By Felix, Onuah and Ulf Laessing
ABUJA Oct 27 (Reuters) – Ending the insurgency in Nigeria’s Delta region that has hobbled oil production is the first goal of a seven-point plan for the petroleum industry, the country’s oil minister said on Thursday.
The government is launching a $10 billion infrastructure programme in the restive region that produces most of Nigeria’s oil, and President Muhammadu Buhari will meet representatives of militant groups and community leaders from the Niger Delta in Abuja next week in a bid to end the attacks.
“Our target is to ensure zero militancy in the area,” oil minister Emmanuel Ibe Kachikwu told a forum in Abuja aimed at outlining strategy for the petroleum industry. “This planned meeting shows the level of interest the president has to ensure peace in the area.”
Kachikwu said the $10 billion investment is “not necessarily” going to come from the federal government, but rather from “oil companies, investors, individuals”.
Militants fighting for a greater share of the OPEC member’s wealth complain of poverty and a lack of development across the oil-rich Niger Delta region.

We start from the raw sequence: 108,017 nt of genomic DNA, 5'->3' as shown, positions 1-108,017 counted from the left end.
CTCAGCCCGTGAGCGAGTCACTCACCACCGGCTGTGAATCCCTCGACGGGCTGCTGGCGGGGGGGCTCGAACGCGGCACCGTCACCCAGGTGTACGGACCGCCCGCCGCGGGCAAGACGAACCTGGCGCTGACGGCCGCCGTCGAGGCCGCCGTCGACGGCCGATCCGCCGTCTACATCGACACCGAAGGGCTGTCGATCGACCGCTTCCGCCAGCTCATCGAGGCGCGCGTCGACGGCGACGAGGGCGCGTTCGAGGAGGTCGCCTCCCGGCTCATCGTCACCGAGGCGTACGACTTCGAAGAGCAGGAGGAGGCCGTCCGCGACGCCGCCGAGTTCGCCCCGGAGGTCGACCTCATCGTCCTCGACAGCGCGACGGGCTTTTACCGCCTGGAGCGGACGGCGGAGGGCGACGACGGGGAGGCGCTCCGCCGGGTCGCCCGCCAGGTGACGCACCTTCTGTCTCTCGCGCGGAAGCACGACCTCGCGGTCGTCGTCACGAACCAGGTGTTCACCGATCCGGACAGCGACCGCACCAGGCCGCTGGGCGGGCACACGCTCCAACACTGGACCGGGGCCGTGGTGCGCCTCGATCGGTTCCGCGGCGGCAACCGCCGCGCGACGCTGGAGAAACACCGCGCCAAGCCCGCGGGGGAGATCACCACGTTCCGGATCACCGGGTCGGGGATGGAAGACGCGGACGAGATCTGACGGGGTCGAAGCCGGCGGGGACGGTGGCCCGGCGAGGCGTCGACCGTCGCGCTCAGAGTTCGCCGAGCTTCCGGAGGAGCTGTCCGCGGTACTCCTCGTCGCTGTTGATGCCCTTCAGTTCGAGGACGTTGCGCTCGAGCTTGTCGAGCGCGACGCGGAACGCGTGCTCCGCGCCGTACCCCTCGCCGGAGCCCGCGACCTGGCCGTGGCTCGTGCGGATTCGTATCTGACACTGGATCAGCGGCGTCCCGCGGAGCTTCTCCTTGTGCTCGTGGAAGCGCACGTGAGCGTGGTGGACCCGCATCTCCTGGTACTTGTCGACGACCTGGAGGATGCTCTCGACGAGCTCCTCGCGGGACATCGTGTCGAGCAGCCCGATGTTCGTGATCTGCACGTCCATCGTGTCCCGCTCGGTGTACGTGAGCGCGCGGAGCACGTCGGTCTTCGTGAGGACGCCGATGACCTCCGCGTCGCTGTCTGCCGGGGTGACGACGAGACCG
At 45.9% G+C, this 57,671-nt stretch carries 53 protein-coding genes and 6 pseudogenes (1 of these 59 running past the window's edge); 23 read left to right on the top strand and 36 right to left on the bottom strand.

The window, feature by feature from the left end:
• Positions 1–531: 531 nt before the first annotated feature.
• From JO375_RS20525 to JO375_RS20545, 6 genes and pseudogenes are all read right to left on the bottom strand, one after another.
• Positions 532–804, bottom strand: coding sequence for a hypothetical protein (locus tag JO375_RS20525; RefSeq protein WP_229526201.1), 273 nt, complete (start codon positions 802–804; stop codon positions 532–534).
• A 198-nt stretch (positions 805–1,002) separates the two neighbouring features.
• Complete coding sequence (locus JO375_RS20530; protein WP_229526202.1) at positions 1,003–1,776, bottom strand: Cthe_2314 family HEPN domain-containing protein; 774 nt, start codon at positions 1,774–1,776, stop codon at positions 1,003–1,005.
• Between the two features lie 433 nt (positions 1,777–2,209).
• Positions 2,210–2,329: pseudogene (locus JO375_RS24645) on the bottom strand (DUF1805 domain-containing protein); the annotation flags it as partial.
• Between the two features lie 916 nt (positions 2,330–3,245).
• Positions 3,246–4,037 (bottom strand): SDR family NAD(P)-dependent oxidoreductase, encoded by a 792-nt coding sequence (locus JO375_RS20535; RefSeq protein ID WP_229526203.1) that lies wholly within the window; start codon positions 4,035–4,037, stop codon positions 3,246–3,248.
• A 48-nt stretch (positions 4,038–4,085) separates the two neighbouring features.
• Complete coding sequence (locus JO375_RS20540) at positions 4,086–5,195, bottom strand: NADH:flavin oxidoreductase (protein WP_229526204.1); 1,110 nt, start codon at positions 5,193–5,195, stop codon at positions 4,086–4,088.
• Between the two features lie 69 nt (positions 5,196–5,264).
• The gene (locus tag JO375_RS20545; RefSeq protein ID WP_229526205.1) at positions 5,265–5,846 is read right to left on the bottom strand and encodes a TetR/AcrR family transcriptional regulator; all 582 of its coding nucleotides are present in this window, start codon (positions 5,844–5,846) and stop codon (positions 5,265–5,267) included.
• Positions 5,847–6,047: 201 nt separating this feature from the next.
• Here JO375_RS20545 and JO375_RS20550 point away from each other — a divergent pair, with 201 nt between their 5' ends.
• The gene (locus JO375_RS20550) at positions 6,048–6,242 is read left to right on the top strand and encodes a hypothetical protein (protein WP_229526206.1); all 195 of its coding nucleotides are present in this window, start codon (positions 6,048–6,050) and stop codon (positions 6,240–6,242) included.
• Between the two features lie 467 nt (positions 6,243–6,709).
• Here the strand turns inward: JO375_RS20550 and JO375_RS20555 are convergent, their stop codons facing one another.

The seven-part strategy also envisaged passing a long-delayed Petroleum Industry Bill by December. The bill, which covers everything from an overhaul of state oil company NNPC to taxes on upstream projects, was delayed by violence in the Delta, which at one point cut production to 30-year lows.
The first part is already pending in the senate, and Kachikwu said the second part, which deals with fiscal aspects of the petroleum industry, is “almost completed” and will be presented to the oil industry in the next week or two.
While the government has emphasized diversifying the economy, Buhari on Thursday said it would be impossible to move forward without the oil industry.
“Oil and gas resources still remain the most immediate and practical keys out of our present economic crisis,” Buhari said, and the plan for the industry is “a national imperative and a core thrust of our economic policy”.
The other elements of the plan outlined on Thursday are: a business environment and investment drive, transparency and efficiency, stakeholder management and international coordination, gas revolution and finally refineries and local production capacity.
Kachikwu said Nigeria was also considering asset sales and wanted to improve the investment climate and enable development of the nation’s gas assets.
Kachikwu said Nigeria’s oil output stood at 1.8 million barrels a day, compared with the 1.9 million bpd the Petroleum Ministry announced earlier this week. Still, he added that the government hoped to get back to 2.2 million bpd next year – the level seen at the start of 2016.
“We have a capacity to produce 3 million,” he said. (Reporting by Felix Onuah and Ulf Laessing, writing by Libby George; Editing by Kevin Liffey and Giles Elgood)
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